Winter hits calves hard

A UNIVERSITY of Arkansas veterinarian says about a third of the 31,000 beef cattle that died during recent winter storms in the state were calves, and there was very little anyone could do to save them.

Dianne Hellwig, a veterinarian and animal science professor for the UofA Division of Agriculture, says, “The first thing producers ask their veterinarian or county extension agent is, ‘What can I give the calves to keep them alive?’ Unfortunately, once you've seen the signs of weak calves and diarrhea, or scours, it's often too late.

“Most producers will want to administer an over-the-counter antibiotic such as sulfa boluses. But the diarrhea is usually due to viral infections, and the antibiotics won't have much affect. Administering antisera products that contain antibodies that protect against diarrhea-causing pathogens may help a calf in the early stages of diarrhea.”

Hellwig said the calves usually die because of the secondary effects of dehydration and starvation. “Many of the calves would require several doses of electrolytes, fluids and the kind of attention that may not be possible in some production situations. The producer quickly learns that it is much more effective to prevent this from happening in the first place.”

She said preventing calf losses is more a matter of cow care than calf treatment. “I would be willing to wager that most of the calves that are lost are from first-calf heifers,” said Hellwig. “These calves are at risk for a number of reasons. The amount of milk and the quality of the heifer's colostrum, or first milk, is much lower than from older cows, so the calf doesn't receive the same kind of protection and nutrition.”

First-calf heifers should be monitored closely as calving approaches. Experts also recommend that the number of first-calf heifers be less than 20 percent of the cow herd during the calving season.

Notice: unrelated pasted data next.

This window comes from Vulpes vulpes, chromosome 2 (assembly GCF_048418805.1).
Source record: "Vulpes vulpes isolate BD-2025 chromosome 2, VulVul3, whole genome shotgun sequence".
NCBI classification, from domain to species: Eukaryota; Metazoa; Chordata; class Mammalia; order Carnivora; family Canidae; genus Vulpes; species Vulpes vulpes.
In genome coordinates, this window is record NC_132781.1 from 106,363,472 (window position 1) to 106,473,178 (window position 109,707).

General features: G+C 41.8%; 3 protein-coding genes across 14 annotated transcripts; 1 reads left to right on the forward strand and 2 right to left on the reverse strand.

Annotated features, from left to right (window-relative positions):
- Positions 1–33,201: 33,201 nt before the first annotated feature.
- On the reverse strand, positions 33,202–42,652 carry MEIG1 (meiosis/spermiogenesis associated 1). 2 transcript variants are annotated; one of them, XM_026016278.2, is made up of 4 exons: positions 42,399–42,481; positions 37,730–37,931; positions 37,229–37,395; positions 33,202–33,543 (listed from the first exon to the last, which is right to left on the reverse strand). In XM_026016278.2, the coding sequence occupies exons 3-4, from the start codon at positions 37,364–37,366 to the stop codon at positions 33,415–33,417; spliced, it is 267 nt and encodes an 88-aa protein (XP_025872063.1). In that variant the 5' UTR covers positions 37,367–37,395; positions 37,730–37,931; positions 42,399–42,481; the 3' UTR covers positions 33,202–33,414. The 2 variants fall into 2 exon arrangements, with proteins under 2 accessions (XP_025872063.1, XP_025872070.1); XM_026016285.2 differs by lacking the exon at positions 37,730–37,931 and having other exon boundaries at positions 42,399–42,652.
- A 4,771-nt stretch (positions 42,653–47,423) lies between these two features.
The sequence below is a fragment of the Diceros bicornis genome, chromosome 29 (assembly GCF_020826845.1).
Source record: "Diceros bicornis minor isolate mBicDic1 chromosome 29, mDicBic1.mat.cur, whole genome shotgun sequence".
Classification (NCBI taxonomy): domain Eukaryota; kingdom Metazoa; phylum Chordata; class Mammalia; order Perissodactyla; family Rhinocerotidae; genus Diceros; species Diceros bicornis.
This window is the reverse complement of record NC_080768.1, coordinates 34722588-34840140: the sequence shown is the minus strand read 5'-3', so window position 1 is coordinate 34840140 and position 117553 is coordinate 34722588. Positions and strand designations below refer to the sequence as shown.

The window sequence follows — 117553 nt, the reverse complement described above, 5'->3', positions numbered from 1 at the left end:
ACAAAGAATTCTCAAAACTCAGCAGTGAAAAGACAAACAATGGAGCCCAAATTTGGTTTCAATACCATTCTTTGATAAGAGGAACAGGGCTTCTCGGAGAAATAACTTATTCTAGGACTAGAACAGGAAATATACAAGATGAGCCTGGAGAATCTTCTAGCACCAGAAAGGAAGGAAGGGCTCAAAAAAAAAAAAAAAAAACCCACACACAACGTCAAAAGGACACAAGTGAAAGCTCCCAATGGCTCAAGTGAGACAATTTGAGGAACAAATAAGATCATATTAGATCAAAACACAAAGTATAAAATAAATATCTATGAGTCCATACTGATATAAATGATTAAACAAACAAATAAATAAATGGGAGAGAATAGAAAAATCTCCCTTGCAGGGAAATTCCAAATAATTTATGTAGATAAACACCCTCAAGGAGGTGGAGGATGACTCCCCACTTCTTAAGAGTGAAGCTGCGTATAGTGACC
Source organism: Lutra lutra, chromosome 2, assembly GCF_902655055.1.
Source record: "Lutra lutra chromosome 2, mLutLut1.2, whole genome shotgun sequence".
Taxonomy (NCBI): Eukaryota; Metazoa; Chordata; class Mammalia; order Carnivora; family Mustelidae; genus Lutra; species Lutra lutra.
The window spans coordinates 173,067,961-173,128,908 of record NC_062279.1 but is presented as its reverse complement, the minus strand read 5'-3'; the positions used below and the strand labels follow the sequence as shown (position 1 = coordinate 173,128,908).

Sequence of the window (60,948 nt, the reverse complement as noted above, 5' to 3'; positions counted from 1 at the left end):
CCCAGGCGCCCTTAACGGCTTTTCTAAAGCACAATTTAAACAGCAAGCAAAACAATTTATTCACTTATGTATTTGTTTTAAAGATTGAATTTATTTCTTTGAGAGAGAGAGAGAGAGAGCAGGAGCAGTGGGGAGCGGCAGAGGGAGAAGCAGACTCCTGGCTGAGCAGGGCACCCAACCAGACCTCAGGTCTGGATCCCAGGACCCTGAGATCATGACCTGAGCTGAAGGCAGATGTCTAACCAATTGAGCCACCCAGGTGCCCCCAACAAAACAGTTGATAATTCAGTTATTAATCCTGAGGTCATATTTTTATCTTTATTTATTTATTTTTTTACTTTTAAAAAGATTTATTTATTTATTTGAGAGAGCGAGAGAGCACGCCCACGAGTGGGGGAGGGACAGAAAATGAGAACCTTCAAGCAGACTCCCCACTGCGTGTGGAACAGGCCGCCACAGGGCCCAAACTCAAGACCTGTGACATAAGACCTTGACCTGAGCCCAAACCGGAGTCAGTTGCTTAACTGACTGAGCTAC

“It's a good idea to calve the first-calf heifers first to avoid exposing their calves to older calves that may be shedding infectious organisms,” said Hellwig. “It's also a good idea to make sure that replacement heifers are vaccinated for respiratory, clostridial (blackleg) and reproductive diseases.”

She said producers can vaccinate their first-calf heifers about 6-8 weeks prior to calving to protect them from the organisms that cause diarrhea in calves. “This will boost their colostrum levels and provide better protection for the calves.”

Cow nutrition is crucial to keeping calves alive and healthy. A cow with a body condition score of less than 4 won't have the energy reserves to produce adequate milk, and it will most likely have calving problems. This cow won't be interested in encouraging her calf to get up and suckle. It may even become a “downer” cow.

“The frigid weather during the week of December 25 increased cows' energy requirements many fold,” said Hellwig. “If they didn't have access to an adequate feed supply, their calves were behind the eight ball from the very beginning. You need to consult with your county agent about assessing body condition score and determining the quality of your feedstuffs.”

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